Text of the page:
The causes of IBS are currently unknown, but it is a chronic condition that needs to be managed on the long term. In many cases, the symptoms can be controlled by managing diet, lifestyle and stress.
Symptoms of IBS include:
Cramping and abdominal pain
Altered bowel habits (alternating periods of diarrhea and constipation)
Females might experience that symptoms of irritable IBS may worsen during their menstruation.
There are different dietary approaches for patients with IBS and a qualified dietitian or nutritionist will help you to find the best method for you and guide you through the process of adapting your diet:
Low FODMAP diet
Irritable bowel syndrome (IBS) and inflammatory bowel disease (IBD) may have similar symptoms, but IBD is more serious than IBS. Inflammatory bowel disease (IBD) is a term used to describe disorders that involves chronic inflammation of your digestive tract.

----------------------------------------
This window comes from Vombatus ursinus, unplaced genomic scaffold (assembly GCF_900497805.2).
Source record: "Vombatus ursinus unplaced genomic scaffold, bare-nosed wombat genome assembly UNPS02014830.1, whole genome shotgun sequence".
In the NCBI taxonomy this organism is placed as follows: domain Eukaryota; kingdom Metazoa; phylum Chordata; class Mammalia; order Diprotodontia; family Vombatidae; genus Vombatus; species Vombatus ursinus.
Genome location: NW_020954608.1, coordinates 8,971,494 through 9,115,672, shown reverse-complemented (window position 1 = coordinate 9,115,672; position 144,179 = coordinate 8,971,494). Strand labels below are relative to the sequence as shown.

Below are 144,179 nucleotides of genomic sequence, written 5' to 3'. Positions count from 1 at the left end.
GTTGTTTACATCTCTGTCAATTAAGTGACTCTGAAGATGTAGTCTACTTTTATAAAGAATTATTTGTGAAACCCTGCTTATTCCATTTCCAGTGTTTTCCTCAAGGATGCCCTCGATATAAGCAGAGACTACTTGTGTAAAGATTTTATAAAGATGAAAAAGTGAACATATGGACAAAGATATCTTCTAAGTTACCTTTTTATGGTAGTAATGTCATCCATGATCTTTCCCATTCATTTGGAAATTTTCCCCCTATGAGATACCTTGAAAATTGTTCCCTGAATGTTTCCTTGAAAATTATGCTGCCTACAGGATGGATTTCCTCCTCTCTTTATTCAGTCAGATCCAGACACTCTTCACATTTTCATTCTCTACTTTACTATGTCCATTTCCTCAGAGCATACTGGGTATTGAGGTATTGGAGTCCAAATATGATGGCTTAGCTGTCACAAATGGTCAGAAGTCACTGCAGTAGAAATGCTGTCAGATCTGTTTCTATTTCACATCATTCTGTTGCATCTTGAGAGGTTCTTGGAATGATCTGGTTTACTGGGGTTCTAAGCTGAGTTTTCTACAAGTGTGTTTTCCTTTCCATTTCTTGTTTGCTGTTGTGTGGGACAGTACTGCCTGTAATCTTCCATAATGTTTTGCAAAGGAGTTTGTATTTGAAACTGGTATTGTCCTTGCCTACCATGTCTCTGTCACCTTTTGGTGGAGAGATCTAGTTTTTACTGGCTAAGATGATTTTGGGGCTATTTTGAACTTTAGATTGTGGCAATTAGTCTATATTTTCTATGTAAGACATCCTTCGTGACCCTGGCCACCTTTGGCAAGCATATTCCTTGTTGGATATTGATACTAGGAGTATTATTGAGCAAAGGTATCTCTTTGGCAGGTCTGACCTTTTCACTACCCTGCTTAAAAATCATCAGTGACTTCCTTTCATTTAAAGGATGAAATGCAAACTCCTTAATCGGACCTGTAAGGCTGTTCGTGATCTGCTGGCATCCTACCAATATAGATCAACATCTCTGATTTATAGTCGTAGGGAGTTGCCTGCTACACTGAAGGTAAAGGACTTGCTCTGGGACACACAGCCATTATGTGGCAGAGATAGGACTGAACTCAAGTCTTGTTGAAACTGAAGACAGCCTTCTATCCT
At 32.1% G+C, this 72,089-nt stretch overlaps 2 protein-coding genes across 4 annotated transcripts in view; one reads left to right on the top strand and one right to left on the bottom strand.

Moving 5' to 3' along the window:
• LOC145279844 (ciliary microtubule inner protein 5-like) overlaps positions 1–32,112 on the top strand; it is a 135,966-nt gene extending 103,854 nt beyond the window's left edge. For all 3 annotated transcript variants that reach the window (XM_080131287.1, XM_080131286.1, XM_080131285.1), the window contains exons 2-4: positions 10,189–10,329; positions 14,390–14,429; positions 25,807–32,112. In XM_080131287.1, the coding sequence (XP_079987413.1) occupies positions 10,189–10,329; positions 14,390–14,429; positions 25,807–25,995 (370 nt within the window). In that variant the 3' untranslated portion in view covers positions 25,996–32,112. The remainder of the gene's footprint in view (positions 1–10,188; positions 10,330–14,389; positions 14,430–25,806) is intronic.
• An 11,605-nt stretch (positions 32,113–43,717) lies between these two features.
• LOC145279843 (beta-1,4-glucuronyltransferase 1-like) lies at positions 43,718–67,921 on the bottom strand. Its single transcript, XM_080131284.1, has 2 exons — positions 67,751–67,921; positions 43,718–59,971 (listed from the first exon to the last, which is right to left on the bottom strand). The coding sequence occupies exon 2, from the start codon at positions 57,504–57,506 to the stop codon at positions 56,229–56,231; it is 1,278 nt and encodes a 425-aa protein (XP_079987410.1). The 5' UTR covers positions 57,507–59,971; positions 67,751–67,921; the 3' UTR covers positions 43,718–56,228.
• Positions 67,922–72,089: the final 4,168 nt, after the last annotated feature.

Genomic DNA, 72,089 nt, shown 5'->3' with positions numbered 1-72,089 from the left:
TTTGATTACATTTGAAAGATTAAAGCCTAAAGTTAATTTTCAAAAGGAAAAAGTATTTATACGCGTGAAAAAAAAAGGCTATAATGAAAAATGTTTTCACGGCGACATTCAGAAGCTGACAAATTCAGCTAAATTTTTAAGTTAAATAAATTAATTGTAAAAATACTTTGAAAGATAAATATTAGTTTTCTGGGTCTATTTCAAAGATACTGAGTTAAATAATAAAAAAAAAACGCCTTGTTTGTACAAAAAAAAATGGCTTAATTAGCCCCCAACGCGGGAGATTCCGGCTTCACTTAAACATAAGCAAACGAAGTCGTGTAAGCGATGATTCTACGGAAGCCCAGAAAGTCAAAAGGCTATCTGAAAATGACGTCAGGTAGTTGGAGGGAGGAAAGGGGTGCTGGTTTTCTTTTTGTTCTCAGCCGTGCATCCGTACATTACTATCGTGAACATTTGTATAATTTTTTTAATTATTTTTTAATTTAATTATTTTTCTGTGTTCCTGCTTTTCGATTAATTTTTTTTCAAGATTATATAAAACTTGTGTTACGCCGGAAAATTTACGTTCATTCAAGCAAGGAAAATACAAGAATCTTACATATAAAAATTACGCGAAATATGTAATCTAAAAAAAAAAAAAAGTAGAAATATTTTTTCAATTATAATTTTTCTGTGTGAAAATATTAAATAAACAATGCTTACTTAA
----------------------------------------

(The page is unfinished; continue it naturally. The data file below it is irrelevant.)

Types of IBD are:
Ulcerative Colitis causes long-lasting inflammation and ulcers in the deepest lining of your large intestine and rectum. Crohn’s Disease on the other hand can affect different areas of the digestive tract and is also characterized by inflammation of the lining of the bowl tissue, which often spreads deep into affected tissue layers.
Symptoms of IBD vary depending on the location and severity of inflammation, but they may include:
Weight loss and anemia
Patients with Crohn’s Disease may get sores in their mouths.
IBD can also be associated with problems outside of the digestive system, such as: